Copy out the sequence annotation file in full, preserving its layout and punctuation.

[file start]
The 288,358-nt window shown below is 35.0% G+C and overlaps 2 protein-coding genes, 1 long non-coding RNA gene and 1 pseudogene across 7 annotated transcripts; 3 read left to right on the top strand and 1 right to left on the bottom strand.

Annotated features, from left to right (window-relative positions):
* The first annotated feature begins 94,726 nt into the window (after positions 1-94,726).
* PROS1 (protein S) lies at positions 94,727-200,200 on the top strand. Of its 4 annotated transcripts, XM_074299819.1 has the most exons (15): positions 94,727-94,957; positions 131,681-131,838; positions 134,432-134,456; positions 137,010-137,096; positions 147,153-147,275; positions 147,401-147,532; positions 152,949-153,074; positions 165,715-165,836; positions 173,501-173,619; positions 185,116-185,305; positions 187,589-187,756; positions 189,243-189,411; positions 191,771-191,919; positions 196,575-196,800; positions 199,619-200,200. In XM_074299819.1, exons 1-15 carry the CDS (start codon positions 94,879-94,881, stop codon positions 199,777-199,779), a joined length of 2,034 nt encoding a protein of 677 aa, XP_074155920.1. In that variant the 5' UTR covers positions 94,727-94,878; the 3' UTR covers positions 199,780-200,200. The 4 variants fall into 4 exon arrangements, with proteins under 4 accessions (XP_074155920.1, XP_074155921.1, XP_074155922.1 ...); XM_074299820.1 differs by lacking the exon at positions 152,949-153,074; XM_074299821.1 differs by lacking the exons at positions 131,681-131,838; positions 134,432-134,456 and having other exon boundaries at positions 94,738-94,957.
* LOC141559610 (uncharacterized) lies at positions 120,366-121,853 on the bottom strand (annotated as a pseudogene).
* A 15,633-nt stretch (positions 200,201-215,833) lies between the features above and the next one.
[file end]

The 288,358-nt window shown below is 35.0% G+C and overlaps 2 protein-coding genes, 1 long non-coding RNA gene and 1 pseudogene across 7 annotated transcripts; 3 read left to right on the top strand and 1 right to left on the bottom strand.

Annotated features, from left to right (window-relative positions):
* The first annotated feature begins 94,726 nt into the window (after positions 1-94,726).
* PROS1 (protein S) lies at positions 94,727-200,200 on the top strand. Of its 4 annotated transcripts, XM_074299819.1 has the most exons (15): positions 94,727-94,957; positions 131,681-131,838; positions 134,432-134,456; positions 137,010-137,096; positions 147,153-147,275; positions 147,401-147,532; positions 152,949-153,074; positions 165,715-165,836; positions 173,501-173,619; positions 185,116-185,305; positions 187,589-187,756; positions 189,243-189,411; positions 191,771-191,919; positions 196,575-196,800; positions 199,619-200,200. In XM_074299819.1, exons 1-15 carry the CDS (start codon positions 94,879-94,881, stop codon positions 199,777-199,779), a joined length of 2,034 nt encoding a protein of 677 aa, XP_074155920.1. In that variant the 5' UTR covers positions 94,727-94,878; the 3' UTR covers positions 199,780-200,200. The 4 variants fall into 4 exon arrangements, with proteins under 4 accessions (XP_074155920.1, XP_074155921.1, XP_074155922.1 ...); XM_074299820.1 differs by lacking the exon at positions 152,949-153,074; XM_074299821.1 differs by lacking the exons at positions 131,681-131,838; positions 134,432-134,456 and having other exon boundaries at positions 94,738-94,957.
* LOC141559610 (uncharacterized) lies at positions 120,366-121,853 on the bottom strand (annotated as a pseudogene).
* A 15,633-nt stretch (positions 200,201-215,833) lies between the features above and the next one.